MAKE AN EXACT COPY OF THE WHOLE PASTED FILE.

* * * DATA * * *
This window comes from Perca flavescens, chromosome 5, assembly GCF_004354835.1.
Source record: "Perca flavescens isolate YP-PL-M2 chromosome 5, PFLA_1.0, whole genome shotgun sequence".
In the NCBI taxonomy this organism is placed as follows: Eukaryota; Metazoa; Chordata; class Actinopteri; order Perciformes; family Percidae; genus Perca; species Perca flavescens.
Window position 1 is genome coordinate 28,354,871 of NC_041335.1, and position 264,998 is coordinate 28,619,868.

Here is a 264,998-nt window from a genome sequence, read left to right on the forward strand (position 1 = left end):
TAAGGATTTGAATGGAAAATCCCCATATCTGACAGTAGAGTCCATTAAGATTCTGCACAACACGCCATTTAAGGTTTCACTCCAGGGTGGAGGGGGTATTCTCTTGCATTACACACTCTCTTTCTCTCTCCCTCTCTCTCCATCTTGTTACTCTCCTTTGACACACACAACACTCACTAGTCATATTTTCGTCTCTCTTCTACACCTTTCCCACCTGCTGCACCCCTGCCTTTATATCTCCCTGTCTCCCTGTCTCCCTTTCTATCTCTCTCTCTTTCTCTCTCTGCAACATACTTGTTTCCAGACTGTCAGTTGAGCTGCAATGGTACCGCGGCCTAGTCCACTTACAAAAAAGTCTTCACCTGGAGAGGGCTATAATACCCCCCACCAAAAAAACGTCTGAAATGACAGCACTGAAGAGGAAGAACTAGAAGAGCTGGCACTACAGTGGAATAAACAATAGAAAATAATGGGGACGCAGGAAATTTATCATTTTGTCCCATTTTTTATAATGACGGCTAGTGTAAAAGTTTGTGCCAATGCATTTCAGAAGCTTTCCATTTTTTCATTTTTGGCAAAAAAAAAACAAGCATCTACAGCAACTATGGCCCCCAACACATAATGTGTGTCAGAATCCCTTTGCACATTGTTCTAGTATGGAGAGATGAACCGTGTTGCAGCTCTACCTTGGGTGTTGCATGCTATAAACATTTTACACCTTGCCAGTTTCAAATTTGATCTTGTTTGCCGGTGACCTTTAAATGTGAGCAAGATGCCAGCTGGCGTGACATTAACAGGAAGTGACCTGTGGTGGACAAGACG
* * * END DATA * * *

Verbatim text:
This window comes from Perca flavescens, chromosome 5, assembly GCF_004354835.1.
Source record: "Perca flavescens isolate YP-PL-M2 chromosome 5, PFLA_1.0, whole genome shotgun sequence".
In the NCBI taxonomy this organism is placed as follows: Eukaryota; Metazoa; Chordata; class Actinopteri; order Perciformes; family Percidae; genus Perca; species Perca flavescens.
Window position 1 is genome coordinate 28,354,871 of NC_041335.1, and position 264,998 is coordinate 28,619,868.

Here is a 264,998-nt window from a genome sequence, read left to right on the forward strand (position 1 = left end):
TAAGGATTTGAATGGAAAATCCCCATATCTGACAGTAGAGTCCATTAAGATTCTGCACAACACGCCATTTAAGGTTTCACTCCAGGGTGGAGGGGGTATTCTCTTGCATTACACACTCTCTTTCTCTCTCCCTCTCTCTCCATCTTGTTACTCTCCTTTGACACACACAACACTCACTAGTCATATTTTCGTCTCTCTTCTACACCTTTCCCACCTGCTGCACCCCTGCCTTTATATCTCCCTGTCTCCCTGTCTCCCTTTCTATCTCTCTCTCTTTCTCTCTCTGCAACATACTTGTTTCCAGACTGTCAGTTGAGCTGCAATGGTACCGCGGCCTAGTCCACTTACAAAAAAGTCTTCACCTGGAGAGGGCTATAATACCCCCCACCAAAAAAACGTCTGAAATGACAGCACTGAAGAGGAAGAACTAGAAGAGCTGGCACTACAGTGGAATAAACAATAGAAAATAATGGGGACGCAGGAAATTTATCATTTTGTCCCATTTTTTATAATGACGGCTAGTGTAAAAGTTTGTGCCAATGCATTTCAGAAGCTTTCCATTTTTTCATTTTTGGCAAAAAAAAAACAAGCATCTACAGCAACTATGGCCCCCAACACATAATGTGTGTCAGAATCCCTTTGCACATTGTTCTAGTATGGAGAGATGAACCGTGTTGCAGCTCTACCTTGGGTGTTGCATGCTATAAACATTTTACACCTTGCCAGTTTCAAATTTGATCTTGTTTGCCGGTGACCTTTAAATGTGAGCAAGATGCCAGCTGGCGTGACATTAACAGGAAGTGACCTGTGGTGGACAAGACG